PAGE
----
This is a good place to list in bullet format, any key achievements that you are proud to have been part of or led yourself. Remember that employers are keen on understanding what you have actually done yourself, not what your colleagues have achieved.
Typical achievements may be something like;
- I led an improvement programme that resulted in a significant cost saving of £500,000 p/a
- I designed a unique project management process that resulted in the improved performance of the project team, meaning that I could deliver the project ahead of time and with a significant increase in profits.
HIGHER EDUCATION / PROFESSIONAL QUALIFICATIONS
BA (Hons) 2:1, Subject Name - September 2008 - June 2012.
University of Example-town
- You can help sell yourself with a few bullet points on what were some of your goals and achievements during your time at university
- If any skills were learnt that relate to the job you’re applying for, it would be a good idea to mention those to further align yourself with their criteria
Any Professional industry qualifications or Chartered membership
- (example; “Prince 2 Practitioner, CEng, APMP, MCIPS etc.”)
Add in any key skills you have or software packages you have used professionally, such as the following for example
- DOORS Requirements Management
- Pro Engineer Wildfire
Company Name - www.whateveryouwant.co.uk
Dates of Employment (date format should be Month YYYY e.g. September 2016 – June 2017)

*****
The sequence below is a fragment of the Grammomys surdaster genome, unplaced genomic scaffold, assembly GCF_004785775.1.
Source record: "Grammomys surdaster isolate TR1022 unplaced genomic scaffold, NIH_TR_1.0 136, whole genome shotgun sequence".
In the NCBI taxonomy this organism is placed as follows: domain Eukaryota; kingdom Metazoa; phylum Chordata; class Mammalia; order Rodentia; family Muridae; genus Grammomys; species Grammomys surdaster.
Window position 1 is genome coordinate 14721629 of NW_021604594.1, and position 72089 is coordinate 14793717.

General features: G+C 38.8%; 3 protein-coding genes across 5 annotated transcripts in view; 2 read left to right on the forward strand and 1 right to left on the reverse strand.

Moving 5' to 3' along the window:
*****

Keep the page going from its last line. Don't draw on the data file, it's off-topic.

- Provide key achievements within a role and try to highlight the skills used to obtain your goal
- Try to avoid soft terms like “Dynamic” or “high energy” and aim for skills used within the role – such as “MATLAB, Simulink, or C++”
- Provide enough information to entice your potential employers to call you
- Always keep examples relevant to the role you are applying for
Company Name - www.whateveryouwant.co.uk
Dates of Employment
For older jobs you should keep the details slightly shorter, remembering to include your dates of employment and key skills obtained/applied to achieve your goals.
- Try to avoid cliché phrases that don’t differentiate you as a candidate
- Always tailor your CV for each job application to match the requirements
- Try not to waffle if you feel like you don’t have much to write in this area. Succinct to the point CVs will be preferred as they are quick to read and won’t be generic
SECONDARY SCHOOL EDUCATION
If you are looking for your first job and do not have much or any work experience at this point – do not fret. Expand on your education responsibilities and apply them to real-life scenarios so an employer has an understanding of what you have achieved and the means used to get these achievements.
A-Levels, June 2006 – June 2008
Business Studies: A
GCSE’s, June 2003 – June 2008
Feel free to list these out in bullets or a table. If you lack experience for a role that you are deeply passionate about, you may want to mention how you use your spare time to pursue this passion. Be it in reading around the subject matter or expanding your technical skills.
References are available on request.